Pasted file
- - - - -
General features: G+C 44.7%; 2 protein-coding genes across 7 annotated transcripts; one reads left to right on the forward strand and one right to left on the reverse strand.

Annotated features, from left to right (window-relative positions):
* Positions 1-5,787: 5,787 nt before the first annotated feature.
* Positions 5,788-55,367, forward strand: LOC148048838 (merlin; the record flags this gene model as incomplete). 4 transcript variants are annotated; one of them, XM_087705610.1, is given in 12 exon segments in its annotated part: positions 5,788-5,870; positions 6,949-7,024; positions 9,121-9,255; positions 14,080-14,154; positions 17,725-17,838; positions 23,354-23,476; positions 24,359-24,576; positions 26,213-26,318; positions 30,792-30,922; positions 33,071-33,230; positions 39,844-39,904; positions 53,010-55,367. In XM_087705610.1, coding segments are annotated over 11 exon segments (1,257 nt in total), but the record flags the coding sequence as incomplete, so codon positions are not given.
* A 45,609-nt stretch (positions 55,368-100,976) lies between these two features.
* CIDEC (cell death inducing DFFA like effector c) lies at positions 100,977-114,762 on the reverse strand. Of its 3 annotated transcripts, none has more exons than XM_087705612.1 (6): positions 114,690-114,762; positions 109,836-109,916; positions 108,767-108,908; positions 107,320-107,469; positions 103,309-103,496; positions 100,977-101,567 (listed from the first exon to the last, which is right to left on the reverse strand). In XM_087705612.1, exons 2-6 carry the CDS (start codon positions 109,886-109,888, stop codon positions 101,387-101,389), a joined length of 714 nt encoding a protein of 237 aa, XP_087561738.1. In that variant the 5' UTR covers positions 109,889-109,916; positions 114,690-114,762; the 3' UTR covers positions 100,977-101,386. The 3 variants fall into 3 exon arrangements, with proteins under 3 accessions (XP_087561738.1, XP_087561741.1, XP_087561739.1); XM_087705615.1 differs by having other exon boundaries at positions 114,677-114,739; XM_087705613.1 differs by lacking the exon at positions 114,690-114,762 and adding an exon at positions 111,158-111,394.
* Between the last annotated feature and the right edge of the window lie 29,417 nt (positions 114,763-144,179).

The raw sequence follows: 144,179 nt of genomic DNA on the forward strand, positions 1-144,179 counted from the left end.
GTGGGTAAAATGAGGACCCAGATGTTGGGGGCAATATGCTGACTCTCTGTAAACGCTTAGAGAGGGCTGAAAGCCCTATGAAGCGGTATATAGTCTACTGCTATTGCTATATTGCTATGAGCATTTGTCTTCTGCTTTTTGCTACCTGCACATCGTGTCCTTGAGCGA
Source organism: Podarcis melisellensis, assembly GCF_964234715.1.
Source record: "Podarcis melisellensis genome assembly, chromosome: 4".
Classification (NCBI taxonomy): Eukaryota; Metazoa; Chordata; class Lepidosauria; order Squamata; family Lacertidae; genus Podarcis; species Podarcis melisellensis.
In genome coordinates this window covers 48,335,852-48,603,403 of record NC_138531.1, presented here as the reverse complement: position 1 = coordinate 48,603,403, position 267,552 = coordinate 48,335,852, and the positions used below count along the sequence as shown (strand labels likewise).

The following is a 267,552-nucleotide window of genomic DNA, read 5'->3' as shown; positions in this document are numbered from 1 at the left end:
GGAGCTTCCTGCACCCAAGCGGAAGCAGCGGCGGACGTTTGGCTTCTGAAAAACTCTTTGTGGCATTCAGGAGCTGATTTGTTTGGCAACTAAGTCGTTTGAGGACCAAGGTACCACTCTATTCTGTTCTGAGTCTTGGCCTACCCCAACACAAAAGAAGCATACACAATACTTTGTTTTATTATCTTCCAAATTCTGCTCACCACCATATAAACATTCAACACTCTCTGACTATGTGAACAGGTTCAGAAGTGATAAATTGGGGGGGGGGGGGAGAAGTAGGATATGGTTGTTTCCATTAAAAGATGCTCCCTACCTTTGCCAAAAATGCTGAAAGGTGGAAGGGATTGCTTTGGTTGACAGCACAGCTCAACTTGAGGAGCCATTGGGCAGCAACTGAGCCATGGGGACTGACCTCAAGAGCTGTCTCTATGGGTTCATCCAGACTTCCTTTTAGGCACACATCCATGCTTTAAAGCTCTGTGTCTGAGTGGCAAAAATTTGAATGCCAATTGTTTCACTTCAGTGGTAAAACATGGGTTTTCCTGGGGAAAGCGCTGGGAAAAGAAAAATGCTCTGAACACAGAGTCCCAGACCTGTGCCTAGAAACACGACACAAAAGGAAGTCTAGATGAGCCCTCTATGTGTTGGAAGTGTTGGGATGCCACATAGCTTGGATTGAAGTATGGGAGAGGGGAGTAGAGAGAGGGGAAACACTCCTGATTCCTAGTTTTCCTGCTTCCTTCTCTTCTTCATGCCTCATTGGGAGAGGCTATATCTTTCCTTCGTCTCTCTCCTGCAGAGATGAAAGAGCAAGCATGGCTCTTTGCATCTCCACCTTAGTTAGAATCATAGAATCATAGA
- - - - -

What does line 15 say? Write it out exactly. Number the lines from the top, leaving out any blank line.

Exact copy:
GGAGCTTCCTGCACCCAAGCGGAAGCAGCGGCGGACGTTTGGCTTCTGAAAAACTCTTTGTGGCATTCAGGAGCTGATTTGTTTGGCAACTAAGTCGTTTGAGGACCAAGGTACCACTCTATTCTGTTCTGAGTCTTGGCCTACCCCAACACAAAAGAAGCATACACAATACTTTGTTTTATTATCTTCCAAATTCTGCTCACCACCATATAAACATTCAACACTCTCTGACTATGTGAACAGGTTCAGAAGTGATAAATTGGGGGGGGGGGGGAGAAGTAGGATATGGTTGTTTCCATTAAAAGATGCTCCCTACCTTTGCCAAAAATGCTGAAAGGTGGAAGGGATTGCTTTGGTTGACAGCACAGCTCAACTTGAGGAGCCATTGGGCAGCAACTGAGCCATGGGGACTGACCTCAAGAGCTGTCTCTATGGGTTCATCCAGACTTCCTTTTAGGCACACATCCATGCTTTAAAGCTCTGTGTCTGAGTGGCAAAAATTTGAATGCCAATTGTTTCACTTCAGTGGTAAAACATGGGTTTTCCTGGGGAAAGCGCTGGGAAAAGAAAAATGCTCTGAACACAGAGTCCCAGACCTGTGCCTAGAAACACGACACAAAAGGAAGTCTAGATGAGCCCTCTATGTGTTGGAAGTGTTGGGATGCCACATAGCTTGGATTGAAGTATGGGAGAGGGGAGTAGAGAGAGGGGAAACACTCCTGATTCCTAGTTTTCCTGCTTCCTTCTCTTCTTCATGCCTCATTGGGAGAGGCTATATCTTTCCTTCGTCTCTCTCCTGCAGAGATGAAAGAGCAAGCATGGCTCTTTGCATCTCCACCTTAGTTAGAATCATAGAATCATAGA